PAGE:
Eating a well-balanced diet helps ensures that the body gets all the vitamins it needs to maintain healthy skin. The following nutrients play a big part:
- Vitamin A: Helps maintain healthy, smooth skin and hair
- Riboflavin (B1): Helps prevent skin disorders, especially around the nose, lips and mouth
- Niacin (B3): Helps prevent skin disorders, especially on parts of the body exposed to the sun
- Vitamin B6: Helps prevent skin disorders and cracks around the mouth
- Vitamin C: Helps to heal the skin
- Vitamin D: Helps keep skin healthy (this is also known as the "sunshine vitamin" and is manufactured by the skin with the help of sunlight).
Top tips for a winter skincare regime
1) Wash your face once or twice a day
It’s important to clean your skin to get rid of bacteria that can cause infections and odour. However, cleaning too often can remove the protective oils that prevent your skin from drying out, leaving it vulnerable to infections. To understand more about different skin types read the section at the end of this guide.
2) Lower you soap usage
Harsh detergents in soap can dry out your skin. This can lead to constricted blood vessels which cannot adequately supply nutrients to the skin cells and therefore prolong the skin’s healing process. Using water on its own, or anti-bacterial gels, can help keep your skin hydrated and better protected from infections and inflammation.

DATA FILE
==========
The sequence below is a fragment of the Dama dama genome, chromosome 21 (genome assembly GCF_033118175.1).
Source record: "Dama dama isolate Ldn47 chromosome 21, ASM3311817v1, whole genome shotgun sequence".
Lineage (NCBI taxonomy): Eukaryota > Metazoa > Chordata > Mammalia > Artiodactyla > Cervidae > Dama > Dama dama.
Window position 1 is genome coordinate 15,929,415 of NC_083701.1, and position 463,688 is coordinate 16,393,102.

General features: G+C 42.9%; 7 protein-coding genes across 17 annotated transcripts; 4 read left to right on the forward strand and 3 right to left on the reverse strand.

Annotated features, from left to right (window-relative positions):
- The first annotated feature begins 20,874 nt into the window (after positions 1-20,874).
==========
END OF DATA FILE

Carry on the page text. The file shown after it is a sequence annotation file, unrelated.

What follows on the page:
3) Use skin-friendly products
During the winter, look for cleansing balms and oils that help to maintain the natural oil content in the skin. After cleansing, and before moisturising, use a toner to help rebalance the skin’s natural acid mantle (a fine layer on the surface of the skin that protects against bacteria and the elements). A non-alcohol based toner will help to balance the pH (potential of hydrogen) of the skin.
4) Buy natural moisturisers
Use natural moisturisers or a moisturiser full of ceramides (the skin’s hydrating factors) and hyaluronic acid (to attract water into the skin). The chemicals used in some moisturisers can cause an allergic reaction to those with sensitive skin.
5) Use products for three months before switching
Try not to ‘product cycle’ on the skin. Avoid swapping from one product to another before your skin has the chance to see if it ‘agrees’ with the product. It can take up to three skin cycles (a skin cycle is between 4 to 6 weeks) for skin condition to change, so you need to be patient and give it time – at least three months is recommended unless irritation occurs.
6) Speak to an expert
For those who are unsure of skin type or condition, it’s easier to self-diagnose (or use the internet) to try to work out what you have. However, many products on the market can contain ingredients that can be drying or reactive, and cause irritation and breakouts. If you’re unsure about your skin type, speak to a dermatologist or expert to determine this.
Year-round skincare tips
Although our skin changes by season, there are some processes that we should be following all year round.
Use sun protection
SPF is a product that isn't just to be used in over the summer. Regardless of the time of year, UVA and UVB rays can penetrate the skin and cause damage – even if you can’t see the sun.
Ultraviolet radiation (UV) damages the skin’s cellular DNA, which can cause both short-term and long-term damage. UVA and UVB are the two kinds of UV rays that can damage our skin and can cause cancer.